When Minister of Communications Gilad Erdan asked me to serve at the head of the special committee for the establishment of a public broadcasting corporation, I politely thanked him and refused.
“I don’t believe in the concept,” I told my surprised friends. “It is just a rehash of the Public Broadcasting Authority and it will end in the same way.”
When I hear the words “public committee,” “public broadcasting,” “public company,” “public corporation,” and the like, I break out in a rash. Those terms are nothing more than deception. Nothing makes veteran broadcasters Karen Noibach or Razi Barkai more “public” than any other citizen. The only truly public entity that I know of is the free market; in other words, the public itself.
Due to the fact that the Knesset is elected by the free market, the Knesset is the only entity in Israel that can be called public. All the rest, with no exceptions, are agendas, interests, and power plays – anything but faithful representation of the public, anything but public. There is no better proof of this than the fact that Prime Minister Netanyahu is attempting to kill the broadcasting corporation. Whether or not he succeeds, the prime minister is showing us that the “public” corporation is a creature that exists thanks to the politicians; it is funded by them and will thus always be vulnerable to their whims and pressure.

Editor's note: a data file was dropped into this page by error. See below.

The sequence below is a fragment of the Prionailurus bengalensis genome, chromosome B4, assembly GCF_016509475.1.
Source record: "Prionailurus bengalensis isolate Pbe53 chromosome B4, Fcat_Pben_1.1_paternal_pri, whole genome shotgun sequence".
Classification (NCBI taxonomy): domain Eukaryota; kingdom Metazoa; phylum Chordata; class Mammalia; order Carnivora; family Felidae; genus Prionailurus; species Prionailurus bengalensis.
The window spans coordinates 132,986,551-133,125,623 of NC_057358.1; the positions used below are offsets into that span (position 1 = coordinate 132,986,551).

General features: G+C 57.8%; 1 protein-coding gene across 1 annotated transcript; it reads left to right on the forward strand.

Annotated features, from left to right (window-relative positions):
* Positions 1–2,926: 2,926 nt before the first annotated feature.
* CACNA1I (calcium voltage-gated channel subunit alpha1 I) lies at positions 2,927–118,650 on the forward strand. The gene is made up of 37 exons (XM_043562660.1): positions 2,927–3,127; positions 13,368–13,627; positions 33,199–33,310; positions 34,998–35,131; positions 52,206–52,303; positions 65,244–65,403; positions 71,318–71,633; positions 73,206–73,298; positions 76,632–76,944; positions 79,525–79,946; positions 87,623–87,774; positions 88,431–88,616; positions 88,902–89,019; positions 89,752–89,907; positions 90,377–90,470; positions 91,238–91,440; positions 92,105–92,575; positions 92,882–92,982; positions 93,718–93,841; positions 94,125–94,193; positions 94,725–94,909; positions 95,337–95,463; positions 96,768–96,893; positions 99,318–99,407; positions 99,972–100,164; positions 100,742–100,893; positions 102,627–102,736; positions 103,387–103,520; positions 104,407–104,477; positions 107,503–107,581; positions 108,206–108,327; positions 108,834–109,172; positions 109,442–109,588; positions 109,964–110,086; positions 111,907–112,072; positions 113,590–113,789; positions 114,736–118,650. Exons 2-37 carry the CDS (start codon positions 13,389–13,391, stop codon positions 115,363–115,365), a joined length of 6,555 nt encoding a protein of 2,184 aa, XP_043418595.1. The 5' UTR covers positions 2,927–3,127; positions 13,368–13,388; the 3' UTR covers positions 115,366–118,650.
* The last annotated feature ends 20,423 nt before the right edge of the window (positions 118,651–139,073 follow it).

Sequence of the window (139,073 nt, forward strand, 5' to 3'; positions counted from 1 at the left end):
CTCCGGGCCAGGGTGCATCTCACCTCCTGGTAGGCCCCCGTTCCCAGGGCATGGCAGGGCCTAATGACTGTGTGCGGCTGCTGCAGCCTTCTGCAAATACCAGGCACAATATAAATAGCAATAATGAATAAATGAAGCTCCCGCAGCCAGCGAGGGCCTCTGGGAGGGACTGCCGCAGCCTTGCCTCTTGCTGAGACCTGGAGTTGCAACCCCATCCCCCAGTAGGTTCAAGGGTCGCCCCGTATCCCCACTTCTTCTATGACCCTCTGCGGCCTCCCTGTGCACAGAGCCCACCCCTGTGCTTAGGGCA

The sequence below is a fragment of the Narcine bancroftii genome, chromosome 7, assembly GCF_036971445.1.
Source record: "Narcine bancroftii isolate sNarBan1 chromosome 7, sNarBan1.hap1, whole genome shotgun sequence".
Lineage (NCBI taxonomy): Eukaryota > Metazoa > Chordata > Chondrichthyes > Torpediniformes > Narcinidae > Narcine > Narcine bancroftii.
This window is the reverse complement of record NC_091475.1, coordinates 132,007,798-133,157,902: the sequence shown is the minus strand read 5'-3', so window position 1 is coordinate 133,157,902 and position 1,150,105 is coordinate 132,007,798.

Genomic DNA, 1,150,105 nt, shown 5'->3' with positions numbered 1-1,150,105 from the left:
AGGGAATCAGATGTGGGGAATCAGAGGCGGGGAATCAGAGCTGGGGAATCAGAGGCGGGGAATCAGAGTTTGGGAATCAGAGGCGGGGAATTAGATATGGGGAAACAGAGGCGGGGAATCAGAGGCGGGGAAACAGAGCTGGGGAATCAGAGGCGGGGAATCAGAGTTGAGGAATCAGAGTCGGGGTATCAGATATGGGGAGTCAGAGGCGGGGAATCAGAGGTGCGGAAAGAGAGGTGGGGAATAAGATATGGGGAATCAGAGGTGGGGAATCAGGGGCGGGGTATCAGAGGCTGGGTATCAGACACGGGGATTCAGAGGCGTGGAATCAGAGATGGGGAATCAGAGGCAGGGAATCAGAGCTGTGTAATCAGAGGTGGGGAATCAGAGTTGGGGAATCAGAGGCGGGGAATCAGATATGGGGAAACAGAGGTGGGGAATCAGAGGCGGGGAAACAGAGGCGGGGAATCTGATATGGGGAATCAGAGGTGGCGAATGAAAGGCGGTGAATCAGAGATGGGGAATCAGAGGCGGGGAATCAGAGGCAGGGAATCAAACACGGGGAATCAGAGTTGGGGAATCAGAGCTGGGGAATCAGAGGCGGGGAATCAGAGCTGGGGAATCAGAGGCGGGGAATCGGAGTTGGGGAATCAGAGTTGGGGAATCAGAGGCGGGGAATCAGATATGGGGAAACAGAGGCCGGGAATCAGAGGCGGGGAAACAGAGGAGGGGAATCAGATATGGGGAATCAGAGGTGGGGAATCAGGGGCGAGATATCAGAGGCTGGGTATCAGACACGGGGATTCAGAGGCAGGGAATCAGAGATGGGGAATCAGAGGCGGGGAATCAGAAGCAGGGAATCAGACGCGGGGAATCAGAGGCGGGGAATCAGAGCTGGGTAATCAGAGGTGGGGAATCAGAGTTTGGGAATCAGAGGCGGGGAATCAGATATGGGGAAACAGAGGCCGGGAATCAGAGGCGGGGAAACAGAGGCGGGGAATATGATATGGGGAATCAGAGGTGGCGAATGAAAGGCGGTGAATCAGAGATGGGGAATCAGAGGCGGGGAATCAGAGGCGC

The alternative to the Broadcasting Authority is not to rebuild the same mistake. Instead, it is Zehut’s proposed Open Skies law. The following is from the Zehut platform: Israel’s media is not truly open. In order to broadcast, one needs a “franchise” or in other words, authorization from the state. With many and varied excuses (lack of frequencies, endangerment of overhead flights), “Big Brother” erects roadblocks and supervision on the dissemination of information and open discourse in Israel.
The commercial channels are not private or open either. The public outrage that an internal comment of the CEO of Channel 10 evoked highlights just how much the political system is involved in the content of these channels. The commercial channels are free to make money. But when they lose money, the loss is imposed upon the taxpaying public. This arrangement will last as long as these channels continue to serve those who gave them the franchise.
Israel’s media must be truly open. Under Zehut’s plan, all that will be required to broadcast on radio or television is a fee to pay for the frequency. Aside from the limitations already on the law books (slander, security information, pornography and the like), there will be no limit on broadcasting content.Moshe Feiglin